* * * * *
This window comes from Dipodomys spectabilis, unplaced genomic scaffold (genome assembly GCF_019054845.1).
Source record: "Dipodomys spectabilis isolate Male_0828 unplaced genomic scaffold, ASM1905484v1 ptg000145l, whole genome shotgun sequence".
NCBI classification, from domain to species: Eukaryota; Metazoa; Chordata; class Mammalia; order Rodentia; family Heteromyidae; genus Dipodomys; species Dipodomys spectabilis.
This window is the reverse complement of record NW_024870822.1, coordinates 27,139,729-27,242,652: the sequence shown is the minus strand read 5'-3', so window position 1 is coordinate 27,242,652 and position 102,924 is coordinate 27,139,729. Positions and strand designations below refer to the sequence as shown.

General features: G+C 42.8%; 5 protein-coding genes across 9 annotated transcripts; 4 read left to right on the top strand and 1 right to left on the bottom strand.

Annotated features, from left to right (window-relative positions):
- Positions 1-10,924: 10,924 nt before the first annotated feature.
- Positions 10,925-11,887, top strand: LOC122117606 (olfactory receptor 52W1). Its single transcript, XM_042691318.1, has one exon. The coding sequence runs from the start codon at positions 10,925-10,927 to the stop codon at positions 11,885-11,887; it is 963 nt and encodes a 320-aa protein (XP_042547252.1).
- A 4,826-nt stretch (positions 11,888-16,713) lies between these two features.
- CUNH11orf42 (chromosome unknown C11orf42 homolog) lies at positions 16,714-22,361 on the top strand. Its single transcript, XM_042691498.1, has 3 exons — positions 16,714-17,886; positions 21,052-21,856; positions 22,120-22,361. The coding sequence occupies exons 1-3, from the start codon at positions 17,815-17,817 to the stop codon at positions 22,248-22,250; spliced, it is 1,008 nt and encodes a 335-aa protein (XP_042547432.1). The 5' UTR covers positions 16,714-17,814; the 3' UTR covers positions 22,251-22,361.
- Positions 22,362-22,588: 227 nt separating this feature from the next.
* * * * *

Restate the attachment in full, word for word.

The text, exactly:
This window comes from Dipodomys spectabilis, unplaced genomic scaffold (genome assembly GCF_019054845.1).
Source record: "Dipodomys spectabilis isolate Male_0828 unplaced genomic scaffold, ASM1905484v1 ptg000145l, whole genome shotgun sequence".
NCBI classification, from domain to species: Eukaryota; Metazoa; Chordata; class Mammalia; order Rodentia; family Heteromyidae; genus Dipodomys; species Dipodomys spectabilis.
This window is the reverse complement of record NW_024870822.1, coordinates 27,139,729-27,242,652: the sequence shown is the minus strand read 5'-3', so window position 1 is coordinate 27,242,652 and position 102,924 is coordinate 27,139,729. Positions and strand designations below refer to the sequence as shown.

General features: G+C 42.8%; 5 protein-coding genes across 9 annotated transcripts; 4 read left to right on the top strand and 1 right to left on the bottom strand.

Annotated features, from left to right (window-relative positions):
- Positions 1-10,924: 10,924 nt before the first annotated feature.
- Positions 10,925-11,887, top strand: LOC122117606 (olfactory receptor 52W1). Its single transcript, XM_042691318.1, has one exon. The coding sequence runs from the start codon at positions 10,925-10,927 to the stop codon at positions 11,885-11,887; it is 963 nt and encodes a 320-aa protein (XP_042547252.1).
- A 4,826-nt stretch (positions 11,888-16,713) lies between these two features.
- CUNH11orf42 (chromosome unknown C11orf42 homolog) lies at positions 16,714-22,361 on the top strand. Its single transcript, XM_042691498.1, has 3 exons — positions 16,714-17,886; positions 21,052-21,856; positions 22,120-22,361. The coding sequence occupies exons 1-3, from the start codon at positions 17,815-17,817 to the stop codon at positions 22,248-22,250; spliced, it is 1,008 nt and encodes a 335-aa protein (XP_042547432.1). The 5' UTR covers positions 16,714-17,814; the 3' UTR covers positions 22,251-22,361.
- Positions 22,362-22,588: 227 nt separating this feature from the next.